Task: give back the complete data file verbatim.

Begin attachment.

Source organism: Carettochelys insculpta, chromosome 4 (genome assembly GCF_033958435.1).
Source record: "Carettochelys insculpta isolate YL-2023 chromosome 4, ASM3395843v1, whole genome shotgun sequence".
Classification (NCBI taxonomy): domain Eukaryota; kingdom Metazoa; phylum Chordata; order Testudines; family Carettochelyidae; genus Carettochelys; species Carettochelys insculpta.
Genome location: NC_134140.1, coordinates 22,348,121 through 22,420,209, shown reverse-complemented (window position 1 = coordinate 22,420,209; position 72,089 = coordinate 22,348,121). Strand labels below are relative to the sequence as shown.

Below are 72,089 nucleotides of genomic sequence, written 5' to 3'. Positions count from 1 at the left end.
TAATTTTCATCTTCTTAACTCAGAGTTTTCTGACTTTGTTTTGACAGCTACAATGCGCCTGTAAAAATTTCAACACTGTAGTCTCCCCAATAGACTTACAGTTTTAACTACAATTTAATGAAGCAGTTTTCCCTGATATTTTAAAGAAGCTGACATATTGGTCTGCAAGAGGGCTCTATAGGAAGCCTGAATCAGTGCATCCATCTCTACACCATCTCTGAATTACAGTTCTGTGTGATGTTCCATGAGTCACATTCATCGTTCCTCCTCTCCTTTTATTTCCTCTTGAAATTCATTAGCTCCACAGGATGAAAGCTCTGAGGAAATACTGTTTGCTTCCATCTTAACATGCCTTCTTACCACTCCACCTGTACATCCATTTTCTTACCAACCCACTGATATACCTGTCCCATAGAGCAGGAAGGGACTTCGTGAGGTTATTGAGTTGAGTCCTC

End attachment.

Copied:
Source organism: Carettochelys insculpta, chromosome 4 (genome assembly GCF_033958435.1).
Source record: "Carettochelys insculpta isolate YL-2023 chromosome 4, ASM3395843v1, whole genome shotgun sequence".
Classification (NCBI taxonomy): domain Eukaryota; kingdom Metazoa; phylum Chordata; order Testudines; family Carettochelyidae; genus Carettochelys; species Carettochelys insculpta.
Genome location: NC_134140.1, coordinates 22,348,121 through 22,420,209, shown reverse-complemented (window position 1 = coordinate 22,420,209; position 72,089 = coordinate 22,348,121). Strand labels below are relative to the sequence as shown.

Below are 72,089 nucleotides of genomic sequence, written 5' to 3'. Positions count from 1 at the left end.
TAATTTTCATCTTCTTAACTCAGAGTTTTCTGACTTTGTTTTGACAGCTACAATGCGCCTGTAAAAATTTCAACACTGTAGTCTCCCCAATAGACTTACAGTTTTAACTACAATTTAATGAAGCAGTTTTCCCTGATATTTTAAAGAAGCTGACATATTGGTCTGCAAGAGGGCTCTATAGGAAGCCTGAATCAGTGCATCCATCTCTACACCATCTCTGAATTACAGTTCTGTGTGATGTTCCATGAGTCACATTCATCGTTCCTCCTCTCCTTTTATTTCCTCTTGAAATTCATTAGCTCCACAGGATGAAAGCTCTGAGGAAATACTGTTTGCTTCCATCTTAACATGCCTTCTTACCACTCCACCTGTACATCCATTTTCTTACCAACCCACTGATATACCTGTCCCATAGAGCAGGAAGGGACTTCGTGAGGTTATTGAGTTGAGTCCTC